Solving Equations as Proofs

On a test, a student wrote x=9 for this problem: \text{Solve for x, }\sqrt{28-3x}=x-8. I gave him a little bit of credit since that was the correct answer.  I assumed that he had guessed the answer and checked it mentally.  If he had shown me how he had checked it, I would have given him a little more credit.  Why not full credit?  Because he didn’t demonstrate in some manner that 9 was the only answer.  The method that he was taught was to square both sides of the equation and then solve for x from there. This technique for solving radical equations is taught as the method for finding solutions and that is the point of view that I took when I lectured on it, but really the technique is an argument that 9 is the only solution.  Here is the process with the argument on the right.

Solving an Equation as a Proof

If my student had just written x=9 for this problem: \text{Solve for x, }2x-3=15, again he would have got a little bit of credit.  If he showed that the equation is true if x=9 he would have gotten more credit.  If he had said that linear equations have only one solution he would have gotten still more credit but not full credit since linear equations can have an infinite number of solutions, for instance, 2(x+8) = 2x+16.  For full credit he would have to show that the equation was not an identity by possibly showing that another number does not check.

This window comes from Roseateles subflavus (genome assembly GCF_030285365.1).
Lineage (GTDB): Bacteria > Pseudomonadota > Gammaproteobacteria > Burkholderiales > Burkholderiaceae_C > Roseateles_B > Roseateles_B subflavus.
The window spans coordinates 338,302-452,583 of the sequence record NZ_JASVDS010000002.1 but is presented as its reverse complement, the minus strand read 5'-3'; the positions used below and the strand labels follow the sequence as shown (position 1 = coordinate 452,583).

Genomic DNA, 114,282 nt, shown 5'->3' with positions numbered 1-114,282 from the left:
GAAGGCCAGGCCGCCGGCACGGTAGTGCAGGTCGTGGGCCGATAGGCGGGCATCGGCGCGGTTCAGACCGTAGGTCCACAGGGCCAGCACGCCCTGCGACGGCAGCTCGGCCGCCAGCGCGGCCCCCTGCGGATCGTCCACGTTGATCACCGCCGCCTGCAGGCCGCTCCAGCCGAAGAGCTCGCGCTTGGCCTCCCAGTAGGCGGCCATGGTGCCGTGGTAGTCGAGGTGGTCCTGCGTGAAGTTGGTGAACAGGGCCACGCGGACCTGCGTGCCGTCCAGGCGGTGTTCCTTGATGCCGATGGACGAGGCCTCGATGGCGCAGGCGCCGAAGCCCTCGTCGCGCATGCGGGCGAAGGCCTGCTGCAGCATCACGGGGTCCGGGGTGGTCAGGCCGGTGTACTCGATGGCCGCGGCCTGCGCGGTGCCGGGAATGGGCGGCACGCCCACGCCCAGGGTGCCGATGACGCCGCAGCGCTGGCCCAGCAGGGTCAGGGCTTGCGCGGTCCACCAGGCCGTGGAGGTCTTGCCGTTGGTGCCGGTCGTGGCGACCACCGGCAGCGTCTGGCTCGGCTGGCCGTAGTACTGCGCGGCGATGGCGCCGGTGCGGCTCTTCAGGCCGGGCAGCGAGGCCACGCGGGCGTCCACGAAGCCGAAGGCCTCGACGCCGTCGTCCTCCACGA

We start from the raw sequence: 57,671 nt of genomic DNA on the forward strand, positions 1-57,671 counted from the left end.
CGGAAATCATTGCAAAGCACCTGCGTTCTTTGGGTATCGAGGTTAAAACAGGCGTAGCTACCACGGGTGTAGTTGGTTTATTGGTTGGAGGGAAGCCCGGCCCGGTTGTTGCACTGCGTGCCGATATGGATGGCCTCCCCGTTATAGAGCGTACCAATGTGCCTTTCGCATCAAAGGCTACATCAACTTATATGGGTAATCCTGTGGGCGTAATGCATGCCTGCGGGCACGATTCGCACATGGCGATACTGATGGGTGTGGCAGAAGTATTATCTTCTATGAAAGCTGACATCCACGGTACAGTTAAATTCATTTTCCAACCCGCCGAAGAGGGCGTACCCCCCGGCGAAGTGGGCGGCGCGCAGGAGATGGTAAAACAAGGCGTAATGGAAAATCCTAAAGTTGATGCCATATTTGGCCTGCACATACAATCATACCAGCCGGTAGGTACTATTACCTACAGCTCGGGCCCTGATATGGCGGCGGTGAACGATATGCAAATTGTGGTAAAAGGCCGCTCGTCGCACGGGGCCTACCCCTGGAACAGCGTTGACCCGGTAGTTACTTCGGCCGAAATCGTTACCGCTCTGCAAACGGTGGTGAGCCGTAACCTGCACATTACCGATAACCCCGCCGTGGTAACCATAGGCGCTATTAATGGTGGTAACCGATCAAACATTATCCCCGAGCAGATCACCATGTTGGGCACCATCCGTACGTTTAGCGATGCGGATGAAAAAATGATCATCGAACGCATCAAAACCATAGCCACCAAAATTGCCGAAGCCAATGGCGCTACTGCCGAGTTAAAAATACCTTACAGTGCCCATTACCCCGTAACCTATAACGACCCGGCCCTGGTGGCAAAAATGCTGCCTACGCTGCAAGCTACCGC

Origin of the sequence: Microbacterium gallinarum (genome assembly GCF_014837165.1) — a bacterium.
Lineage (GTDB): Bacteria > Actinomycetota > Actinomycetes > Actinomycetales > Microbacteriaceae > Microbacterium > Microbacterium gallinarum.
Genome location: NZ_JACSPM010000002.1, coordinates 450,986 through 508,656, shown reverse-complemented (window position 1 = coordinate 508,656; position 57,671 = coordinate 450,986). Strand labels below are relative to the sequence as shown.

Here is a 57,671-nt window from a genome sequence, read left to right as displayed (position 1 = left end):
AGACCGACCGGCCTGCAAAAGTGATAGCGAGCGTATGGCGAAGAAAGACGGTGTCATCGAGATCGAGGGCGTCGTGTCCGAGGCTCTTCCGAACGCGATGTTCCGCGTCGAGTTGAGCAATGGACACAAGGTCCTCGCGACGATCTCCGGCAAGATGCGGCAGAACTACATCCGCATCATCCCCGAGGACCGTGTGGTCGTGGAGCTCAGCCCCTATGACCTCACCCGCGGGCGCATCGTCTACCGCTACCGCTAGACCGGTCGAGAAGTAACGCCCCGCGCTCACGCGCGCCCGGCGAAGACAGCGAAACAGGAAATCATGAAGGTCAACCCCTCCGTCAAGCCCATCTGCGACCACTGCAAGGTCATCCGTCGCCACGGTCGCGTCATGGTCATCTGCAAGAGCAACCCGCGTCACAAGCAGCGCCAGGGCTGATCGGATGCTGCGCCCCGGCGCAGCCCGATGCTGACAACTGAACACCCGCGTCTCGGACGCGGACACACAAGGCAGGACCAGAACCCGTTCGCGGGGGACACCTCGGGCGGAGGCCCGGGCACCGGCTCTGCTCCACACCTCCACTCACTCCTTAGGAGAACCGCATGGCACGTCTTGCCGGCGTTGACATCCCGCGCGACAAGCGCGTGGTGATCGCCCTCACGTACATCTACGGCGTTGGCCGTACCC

In point of fact, I generally accept the correct answer correctly checked for linear equations in the lower level algebra courses.

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About jrh794

I am a sixty-five year old math instructor at Southern Oregon University. I taught at the College of the Siskiyous in Weed California for twenty-six years. Prior to that I worked as a computer programmer, carpenter and in various other jobs. I graduated from Rice University in 1967 and have a MS in Operations Research from Stanford. In the past I have hand-built a stone house and taken long solo bicycle tours. Now I ride my mountain bike and play golf for recreation.
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